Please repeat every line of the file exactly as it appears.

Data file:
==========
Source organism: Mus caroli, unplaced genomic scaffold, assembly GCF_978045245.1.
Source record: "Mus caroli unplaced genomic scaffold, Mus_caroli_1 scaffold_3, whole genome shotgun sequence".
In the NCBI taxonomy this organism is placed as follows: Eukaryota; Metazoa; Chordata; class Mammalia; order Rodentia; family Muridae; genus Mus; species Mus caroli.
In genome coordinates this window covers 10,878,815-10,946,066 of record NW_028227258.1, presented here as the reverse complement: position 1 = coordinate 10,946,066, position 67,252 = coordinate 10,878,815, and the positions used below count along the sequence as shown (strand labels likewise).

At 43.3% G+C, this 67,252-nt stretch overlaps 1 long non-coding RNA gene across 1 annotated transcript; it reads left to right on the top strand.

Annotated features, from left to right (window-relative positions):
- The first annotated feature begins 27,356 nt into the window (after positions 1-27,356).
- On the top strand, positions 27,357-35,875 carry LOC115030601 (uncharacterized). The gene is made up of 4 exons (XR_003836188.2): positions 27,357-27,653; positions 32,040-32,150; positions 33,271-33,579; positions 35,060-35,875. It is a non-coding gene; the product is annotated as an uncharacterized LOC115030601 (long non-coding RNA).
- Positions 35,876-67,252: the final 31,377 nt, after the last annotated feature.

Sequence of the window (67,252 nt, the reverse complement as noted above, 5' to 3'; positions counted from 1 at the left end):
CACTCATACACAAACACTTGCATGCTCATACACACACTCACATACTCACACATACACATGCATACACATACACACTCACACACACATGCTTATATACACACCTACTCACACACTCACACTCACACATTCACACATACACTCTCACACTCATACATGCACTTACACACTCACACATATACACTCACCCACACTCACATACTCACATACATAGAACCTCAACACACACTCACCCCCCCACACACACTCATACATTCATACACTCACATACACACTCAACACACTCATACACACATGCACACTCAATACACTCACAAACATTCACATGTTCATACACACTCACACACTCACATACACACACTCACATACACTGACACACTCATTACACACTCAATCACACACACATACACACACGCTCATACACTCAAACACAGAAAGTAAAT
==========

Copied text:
Source organism: Mus caroli, unplaced genomic scaffold, assembly GCF_978045245.1.
Source record: "Mus caroli unplaced genomic scaffold, Mus_caroli_1 scaffold_3, whole genome shotgun sequence".
In the NCBI taxonomy this organism is placed as follows: Eukaryota; Metazoa; Chordata; class Mammalia; order Rodentia; family Muridae; genus Mus; species Mus caroli.
In genome coordinates this window covers 10,878,815-10,946,066 of record NW_028227258.1, presented here as the reverse complement: position 1 = coordinate 10,946,066, position 67,252 = coordinate 10,878,815, and the positions used below count along the sequence as shown (strand labels likewise).

At 43.3% G+C, this 67,252-nt stretch overlaps 1 long non-coding RNA gene across 1 annotated transcript; it reads left to right on the top strand.

Annotated features, from left to right (window-relative positions):
- The first annotated feature begins 27,356 nt into the window (after positions 1-27,356).
- On the top strand, positions 27,357-35,875 carry LOC115030601 (uncharacterized). The gene is made up of 4 exons (XR_003836188.2): positions 27,357-27,653; positions 32,040-32,150; positions 33,271-33,579; positions 35,060-35,875. It is a non-coding gene; the product is annotated as an uncharacterized LOC115030601 (long non-coding RNA).
- Positions 35,876-67,252: the final 31,377 nt, after the last annotated feature.

Sequence of the window (67,252 nt, the reverse complement as noted above, 5' to 3'; positions counted from 1 at the left end):
CACTCATACACAAACACTTGCATGCTCATACACACACTCACATACTCACACATACACATGCATACACATACACACTCACACACACATGCTTATATACACACCTACTCACACACTCACACTCACACATTCACACATACACTCTCACACTCATACATGCACTTACACACTCACACATATACACTCACCCACACTCACATACTCACATACATAGAACCTCAACACACACTCACCCCCCCACACACACTCATACATTCATACACTCACATACACACTCAACACACTCATACACACATGCACACTCAATACACTCACAAACATTCACATGTTCATACACACTCACACACTCACATACACACACTCACATACACTGACACACTCATTACACACTCAATCACACACACATACACACACGCTCATACACTCAAACACAGAAAGTAAAT